A review of Tunisia: An Arab Anomaly by Safwan M. Masri.
The president of Tunisia’s Ennahdha party, Rached Ghannouchi, argues that the solution to extremism is more (not less) freedom and democracy, along with more moderate religious teachings.
Tunisia is now one of the Arab world’s most democratic countries, but it has also been producing worrisome numbers of recruits for groups such as ISIS. How can this paradox be explained?
Ennahda has long felt an especially strong kinship with Turkey’s AKP, which has seen as representing a combination of piety, prosperity, and democratic credibility. How might their relationship be affected by the AKP's more recent authoritarian turn?
Inauguration speech by Peruvian president Pedro Pablo Kuczynski; Ennahda party president Rachid Ghannouchi on religion and state in Tunisia; inaugural award ceremony of the Darnal Award for Social Justice; Philippine president Rodrigo Duterte's inaugural address; Philippine senator Leila de Lima on extrajudicial killings
Tunisia is a small country, but its influential Islamist party has taken a big step by separating its political wing from its religious activities.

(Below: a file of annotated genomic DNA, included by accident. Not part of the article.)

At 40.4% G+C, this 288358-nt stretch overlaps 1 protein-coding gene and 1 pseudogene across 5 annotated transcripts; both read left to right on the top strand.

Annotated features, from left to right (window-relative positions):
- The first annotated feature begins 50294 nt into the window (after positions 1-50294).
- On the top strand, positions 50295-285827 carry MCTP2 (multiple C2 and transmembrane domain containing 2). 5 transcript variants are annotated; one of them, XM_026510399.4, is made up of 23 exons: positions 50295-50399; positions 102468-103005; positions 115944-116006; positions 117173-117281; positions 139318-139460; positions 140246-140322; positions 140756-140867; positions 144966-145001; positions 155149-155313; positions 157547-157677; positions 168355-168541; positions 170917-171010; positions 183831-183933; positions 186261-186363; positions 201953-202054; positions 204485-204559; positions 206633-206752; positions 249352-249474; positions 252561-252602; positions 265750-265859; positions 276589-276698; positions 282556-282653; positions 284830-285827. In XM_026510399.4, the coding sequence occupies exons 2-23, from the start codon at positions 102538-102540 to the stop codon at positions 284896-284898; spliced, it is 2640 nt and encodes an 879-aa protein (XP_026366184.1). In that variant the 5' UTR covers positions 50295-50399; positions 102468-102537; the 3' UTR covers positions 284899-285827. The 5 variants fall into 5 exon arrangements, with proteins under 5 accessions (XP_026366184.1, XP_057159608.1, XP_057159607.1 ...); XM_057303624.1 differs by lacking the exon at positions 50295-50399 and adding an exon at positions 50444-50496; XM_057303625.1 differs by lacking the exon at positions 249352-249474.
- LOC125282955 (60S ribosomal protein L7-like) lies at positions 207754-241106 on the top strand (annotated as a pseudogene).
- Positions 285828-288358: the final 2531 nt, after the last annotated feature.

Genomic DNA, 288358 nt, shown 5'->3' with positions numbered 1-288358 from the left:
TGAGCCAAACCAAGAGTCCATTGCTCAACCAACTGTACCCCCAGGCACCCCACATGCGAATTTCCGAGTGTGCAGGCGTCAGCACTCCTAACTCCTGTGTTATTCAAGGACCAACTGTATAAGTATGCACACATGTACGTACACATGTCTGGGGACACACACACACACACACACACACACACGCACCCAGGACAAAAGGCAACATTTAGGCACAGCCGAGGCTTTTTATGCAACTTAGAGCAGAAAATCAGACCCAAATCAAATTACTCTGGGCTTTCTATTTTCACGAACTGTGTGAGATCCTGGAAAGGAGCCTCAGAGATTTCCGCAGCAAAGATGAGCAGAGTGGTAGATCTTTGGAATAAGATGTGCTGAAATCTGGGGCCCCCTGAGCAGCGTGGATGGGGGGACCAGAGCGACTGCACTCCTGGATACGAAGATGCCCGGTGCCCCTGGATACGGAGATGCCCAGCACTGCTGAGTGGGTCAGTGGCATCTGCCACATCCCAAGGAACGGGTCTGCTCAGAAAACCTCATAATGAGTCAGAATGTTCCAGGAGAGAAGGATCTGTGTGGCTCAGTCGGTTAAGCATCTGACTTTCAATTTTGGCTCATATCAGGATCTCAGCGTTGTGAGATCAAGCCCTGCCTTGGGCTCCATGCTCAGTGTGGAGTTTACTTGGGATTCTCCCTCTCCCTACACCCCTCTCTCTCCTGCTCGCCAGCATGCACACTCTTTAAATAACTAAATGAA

A close look at secular parties in the Middle East today raises doubts about whether they are ready for prime time.
How did a potent Islamist movement come to accept a non-Islamist constitution? The answer lies in that movement’s self-protective reflexes.
Of all the “Arab Spring” countries, so far only Tunisia has managed to make a transition to democracy. Tunisians now have a chance to show the world a new example of how religion, society, and the state can relate to one another under democratic conditions.
Contrary to popular wisdom, emerging democracies might be better off with a majoritarian electoral system rather than one based on proportional representation.